Jacobson creates an effective allegory in telling the story of how the white man Van Schoor, a ranch owner, is forced to question his trust in the black servant Willem who is blamed for a crime he did not commit. According to Fisher: "The ranch can be seen as all of South Africa, the [conflict] between Van Schoor and his servant epitomizes the country's racial problems. The worst part about the situation, as described by the novel, is that everyone involved is hurt by what is happening. The ‘trap’ encompasses all the characters."

Another notable Jacobson work, The Evidence of Love, involves an interracial love affair—a particularly controversial topic in 1960 when the novel was published. The Evidence of Love presents a character, Kenneth Makeer, who is officially classified by the South African government as "colored," but whose skin is light enough for him to pass as white. Kenneth courts and marries a white woman who is not troubled by his racial makeup. The result is a prison term for the couple.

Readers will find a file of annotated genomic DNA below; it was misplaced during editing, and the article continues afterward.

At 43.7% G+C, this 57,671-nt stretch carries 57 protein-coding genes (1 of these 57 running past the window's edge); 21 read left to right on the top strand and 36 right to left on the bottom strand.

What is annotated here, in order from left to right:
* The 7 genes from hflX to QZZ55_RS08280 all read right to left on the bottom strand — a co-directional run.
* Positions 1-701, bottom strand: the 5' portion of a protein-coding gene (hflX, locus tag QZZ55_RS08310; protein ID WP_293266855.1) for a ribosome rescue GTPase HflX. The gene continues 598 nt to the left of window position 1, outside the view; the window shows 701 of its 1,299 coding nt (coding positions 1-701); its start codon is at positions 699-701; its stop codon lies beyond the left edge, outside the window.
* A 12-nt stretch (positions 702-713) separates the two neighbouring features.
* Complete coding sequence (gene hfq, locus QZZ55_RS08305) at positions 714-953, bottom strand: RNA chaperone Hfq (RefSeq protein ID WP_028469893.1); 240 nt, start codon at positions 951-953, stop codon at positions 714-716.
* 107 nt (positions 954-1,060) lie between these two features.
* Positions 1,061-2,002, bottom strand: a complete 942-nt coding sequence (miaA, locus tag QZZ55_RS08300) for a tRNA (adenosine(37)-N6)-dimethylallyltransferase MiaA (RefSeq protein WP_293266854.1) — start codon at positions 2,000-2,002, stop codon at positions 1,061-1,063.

"Jacobson's most autobiographical novel" to date is the way Fisher described The Beginners, a book about a Jewish South African family. "[T]he main theme of the book [is] the idea of human consciousness, which sets humankind above other forms of life," wrote Fisher. "Jacobson shows, by tracing the individual lives of the [family members], that the most important ideal to follow in life is one's own human individuality."

The Beginners focuses on Joel Glickman, a young man questioning the values of his life. Like the author, the character lives for a while in England and Israel, where he works on a kibbutz (communal farm). "Like Joel, [Jacobson] decided not to give his life to Zionism; like Joel, his father owned a butter factory. Joel's University of Witwatersrand is Jacobson's also," noted Fisher.